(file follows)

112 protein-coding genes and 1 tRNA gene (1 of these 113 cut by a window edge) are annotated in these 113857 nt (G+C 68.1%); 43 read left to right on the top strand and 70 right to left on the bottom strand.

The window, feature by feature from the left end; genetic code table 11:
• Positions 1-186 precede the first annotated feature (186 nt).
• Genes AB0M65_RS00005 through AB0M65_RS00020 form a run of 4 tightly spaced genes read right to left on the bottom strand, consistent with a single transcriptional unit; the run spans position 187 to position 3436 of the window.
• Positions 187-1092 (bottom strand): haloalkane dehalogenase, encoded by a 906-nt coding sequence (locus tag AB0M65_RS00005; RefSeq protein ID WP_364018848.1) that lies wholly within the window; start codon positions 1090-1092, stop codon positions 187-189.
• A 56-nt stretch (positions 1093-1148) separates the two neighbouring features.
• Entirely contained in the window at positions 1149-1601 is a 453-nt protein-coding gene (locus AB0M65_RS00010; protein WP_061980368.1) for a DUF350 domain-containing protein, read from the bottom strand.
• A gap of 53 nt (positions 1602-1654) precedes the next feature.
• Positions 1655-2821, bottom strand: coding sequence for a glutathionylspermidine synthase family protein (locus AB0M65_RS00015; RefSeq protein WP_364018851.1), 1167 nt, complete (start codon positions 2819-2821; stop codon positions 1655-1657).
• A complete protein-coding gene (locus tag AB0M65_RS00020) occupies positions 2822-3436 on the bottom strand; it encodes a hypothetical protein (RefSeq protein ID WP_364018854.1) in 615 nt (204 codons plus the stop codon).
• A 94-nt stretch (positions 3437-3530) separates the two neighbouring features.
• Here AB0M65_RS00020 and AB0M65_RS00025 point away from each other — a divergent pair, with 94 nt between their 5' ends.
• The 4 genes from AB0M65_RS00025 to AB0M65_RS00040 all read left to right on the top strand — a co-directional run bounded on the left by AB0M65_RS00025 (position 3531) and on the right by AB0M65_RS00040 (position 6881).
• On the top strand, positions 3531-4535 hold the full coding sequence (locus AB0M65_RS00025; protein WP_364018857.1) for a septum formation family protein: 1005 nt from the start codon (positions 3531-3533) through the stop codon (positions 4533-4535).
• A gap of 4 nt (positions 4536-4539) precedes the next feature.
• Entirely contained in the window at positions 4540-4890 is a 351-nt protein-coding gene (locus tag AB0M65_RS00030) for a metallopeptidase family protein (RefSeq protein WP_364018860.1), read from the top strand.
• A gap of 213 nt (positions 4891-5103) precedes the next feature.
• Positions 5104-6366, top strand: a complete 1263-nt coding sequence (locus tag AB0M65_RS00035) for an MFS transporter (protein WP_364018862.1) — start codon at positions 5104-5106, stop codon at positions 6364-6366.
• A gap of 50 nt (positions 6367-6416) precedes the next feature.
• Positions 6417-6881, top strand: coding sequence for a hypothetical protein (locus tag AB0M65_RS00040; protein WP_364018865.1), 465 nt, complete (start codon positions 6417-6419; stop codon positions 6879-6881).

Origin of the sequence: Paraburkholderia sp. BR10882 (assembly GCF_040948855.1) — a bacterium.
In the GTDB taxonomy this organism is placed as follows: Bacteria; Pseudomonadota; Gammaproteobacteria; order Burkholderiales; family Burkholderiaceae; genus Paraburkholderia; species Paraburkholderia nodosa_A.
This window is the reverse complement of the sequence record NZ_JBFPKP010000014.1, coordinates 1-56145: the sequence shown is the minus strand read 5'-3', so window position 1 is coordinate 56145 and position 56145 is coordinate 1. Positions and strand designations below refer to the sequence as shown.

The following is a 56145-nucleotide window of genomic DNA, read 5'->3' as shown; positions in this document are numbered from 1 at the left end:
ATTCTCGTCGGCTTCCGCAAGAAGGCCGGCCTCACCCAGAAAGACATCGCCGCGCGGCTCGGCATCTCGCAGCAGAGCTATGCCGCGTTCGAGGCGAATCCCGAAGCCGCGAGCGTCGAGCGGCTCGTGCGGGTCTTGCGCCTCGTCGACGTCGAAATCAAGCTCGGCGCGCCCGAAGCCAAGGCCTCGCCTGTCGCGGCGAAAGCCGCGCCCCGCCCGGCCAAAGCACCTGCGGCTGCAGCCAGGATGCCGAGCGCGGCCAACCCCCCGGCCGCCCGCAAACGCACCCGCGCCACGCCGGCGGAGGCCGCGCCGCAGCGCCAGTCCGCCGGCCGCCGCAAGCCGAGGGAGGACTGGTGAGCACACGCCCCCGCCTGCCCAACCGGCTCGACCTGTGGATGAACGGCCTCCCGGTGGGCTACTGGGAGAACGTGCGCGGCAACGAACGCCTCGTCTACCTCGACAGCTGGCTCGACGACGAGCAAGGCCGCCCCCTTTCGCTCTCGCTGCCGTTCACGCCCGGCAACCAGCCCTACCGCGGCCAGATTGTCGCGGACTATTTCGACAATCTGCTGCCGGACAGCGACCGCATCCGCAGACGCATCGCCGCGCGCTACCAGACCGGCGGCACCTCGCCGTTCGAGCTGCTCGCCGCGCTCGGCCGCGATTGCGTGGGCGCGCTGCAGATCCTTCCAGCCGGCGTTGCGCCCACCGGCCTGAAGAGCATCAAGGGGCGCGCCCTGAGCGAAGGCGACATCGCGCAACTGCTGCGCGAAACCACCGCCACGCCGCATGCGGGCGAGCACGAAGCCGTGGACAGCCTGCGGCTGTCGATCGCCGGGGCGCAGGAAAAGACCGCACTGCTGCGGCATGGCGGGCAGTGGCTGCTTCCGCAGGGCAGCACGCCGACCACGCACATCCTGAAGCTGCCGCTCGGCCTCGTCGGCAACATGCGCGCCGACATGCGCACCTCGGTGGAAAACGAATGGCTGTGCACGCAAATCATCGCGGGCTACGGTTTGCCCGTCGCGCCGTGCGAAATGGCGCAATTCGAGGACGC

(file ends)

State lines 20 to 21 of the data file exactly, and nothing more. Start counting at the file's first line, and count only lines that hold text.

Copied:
• Positions 6417-6881, top strand: coding sequence for a hypothetical protein (locus tag AB0M65_RS00040; protein WP_364018865.1), 465 nt, complete (start codon positions 6417-6419; stop codon positions 6879-6881).

Origin of the sequence: Paraburkholderia sp. BR10882 (assembly GCF_040948855.1) — a bacterium.